A circular future for plastics


June 3, 2021


A circular future for plastics


June 3, 2021


We have a plastics problem, and it is getting out of control. Since the 1950s, global plastics production has skyrocketed, while only a fraction of plastics are recycled. Today, with consumption of plastics at over 360 million metric tonnes per year, the end of the plastics boom is nowhere in sight. If we fail to rethink the way we produce and use plastics, our consumption will double in the next 20 years. This enormous plastics mountain poses a major threat to us and our planet.

Plastics: a double-edged sword

Plastic pollution is closely connected to the Sustainable Development Goals (SDGs). Plastics degrade slowly, causing long-term environmental damage. Large macro plastics negatively impact ecosystems, clog rivers, and contaminate water, while smaller micro and nano plastics enter the food chain. The achievement of the SDGs depends on us tackling the plastics issue. Plastic adversely impact:

  • good health and wellbeing (SDG 3),
  • clean water (SDG 6),
  • sustainable cities and communities (SDG 11),
  • responsible consumption and production (SDG 12),
  • climate action (SDG 13),
  • life on land (SDG 14, and
  • life below water (SDG 15).

At the same time, plastics are also essential to achieving the SDGs. In the food industry, plastics prevent the waste of healthy and nutritious products required to feed a growing world population. In the logistics industry, lightweight plastics save fuel and emissions. Plastic syringes, blood bags, artificial limbs and heart valves all contribute to long and healthy lives. And where there’s electricity, there’s plastics. Wind turbines and solar panels too use plastics.

Our goal is not to end the use of plastics, but to minimise the negative impact of plastics on the environment. Our main challenge? To get plastic waste and the pollution associated with it under control.

Netherlands and its circular ambitions

The first step towards limiting plastic waste and pollution is to improve sustainability in the use, consumption and waste of plastics. We do not always use plastics with care. Many products and packaging types cannot be reused or recycled, and they end up polluting the environment. Ideally however, plastics would no longer become waste. Once produced, they would remain inside the system: a circular plastics economy. In the Netherlands, we work towards this goal. By 2050, we aim to be fully circular.

To meet this objective, we believe cooperation is essential – both on the national and international level. The Netherlands was among the first countries to join the Ellen MacArthur Foundation’s plastics network. Just like the Ellen MacArthur Foundation, the Netherlands believes that the plastic waste challenge requires a fundamental shift in the way we design, use and reuse plastics.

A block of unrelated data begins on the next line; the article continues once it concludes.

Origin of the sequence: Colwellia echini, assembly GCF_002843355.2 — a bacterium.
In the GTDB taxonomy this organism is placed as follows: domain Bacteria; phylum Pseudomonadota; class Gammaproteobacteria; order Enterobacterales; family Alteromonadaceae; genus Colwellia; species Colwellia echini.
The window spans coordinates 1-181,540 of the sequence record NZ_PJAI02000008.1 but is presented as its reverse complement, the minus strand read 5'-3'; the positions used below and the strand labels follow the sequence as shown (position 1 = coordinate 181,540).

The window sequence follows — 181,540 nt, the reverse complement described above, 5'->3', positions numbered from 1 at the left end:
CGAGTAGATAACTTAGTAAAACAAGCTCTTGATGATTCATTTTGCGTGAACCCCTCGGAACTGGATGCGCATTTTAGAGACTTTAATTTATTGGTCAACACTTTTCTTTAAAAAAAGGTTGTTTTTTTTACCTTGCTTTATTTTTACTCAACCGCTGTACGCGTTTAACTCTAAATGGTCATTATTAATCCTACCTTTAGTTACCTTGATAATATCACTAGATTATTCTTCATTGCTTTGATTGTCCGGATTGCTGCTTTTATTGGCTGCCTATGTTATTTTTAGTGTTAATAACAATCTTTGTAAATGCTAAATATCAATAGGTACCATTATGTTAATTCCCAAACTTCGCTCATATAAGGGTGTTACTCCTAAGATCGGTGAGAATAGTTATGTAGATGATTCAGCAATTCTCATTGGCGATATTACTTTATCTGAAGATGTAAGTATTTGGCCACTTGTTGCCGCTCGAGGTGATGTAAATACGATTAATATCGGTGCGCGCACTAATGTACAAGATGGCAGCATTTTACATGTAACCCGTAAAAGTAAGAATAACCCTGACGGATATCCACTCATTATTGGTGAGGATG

In February 2019, the Dutch government, NGOs, knowledge centres, branch organisations and plastics manufacturers and users signed the Plastics Pact NL. In this pact, signatories such as supermarkets Albert Heijn and Jumbo, dairy manufacturer Friesland-Campina, and brewery Heineken pledged to work together towards closing the plastics loop. As one of the driving forces behind the European Plastic Pact, the Netherlands also cooperates with other European countries to stop the use of unnecessary plastic and adopt the use of reusable or recyclable plastic wherever possible.

A circular future for plastics

To preserve the value of non-renewable raw materials such as plastics as much as possible, we need to work together, across borders and the entire plastics value chain. To boost innovation and share insights, networks and best practices, Holland Circular Hotspot and TNO have developed a plastics brochure. We hope to inspire you to rethink the way you use plastics, and to join our circular movement. Because only by working together, can we make the transition towards a circular plastics economy.

Download the brochure here

You can still sign up for the WCEF+Climate (15-16 April 2021), hosted by Finnish Innovation Fund Sitra and the Netherlands. 

Information & Tools

A circular economy for plastics

With this brochure Holland Circular Hotspot and TNO bring their insights to the international level and share best practices with the hope that it will inspire everyone around the world to take action and kickstart circular development.

Manufacturing: the future is circular

This brochure aims to give a push towards circular manufacturing. It includes information about the challenges and benefits of circular manufacturing as well as 20 Dutch showcases and 6 key projects. An action perspective on the transition concludes the publication, with an overview of policies and plans that have been developed on the Dutch, European and international level.

From Linear to Circular in the Textile and Apparel Industries

This brochure aims to give a push towards a circular textile industry. Circular economy strategies and business models have the potential to offer solutions for the textile industry: use renewable sources, phase out dangerous substances, increase utilisation, and radically improve reuse and recycling. This brochure highlights Dutch circular frontrunners that make a change.

Circular Economy & SDGs

In this brochure you can find more information on the relation between Sustainable Development Goals and Circular Economy. Also on the Holland Circular Hotspot (HCH) website you can find specific thematic information, for example Circular Cities brochure and an overview of Dutch knowledge related to CE (kenniskaart) of the Groene Brein.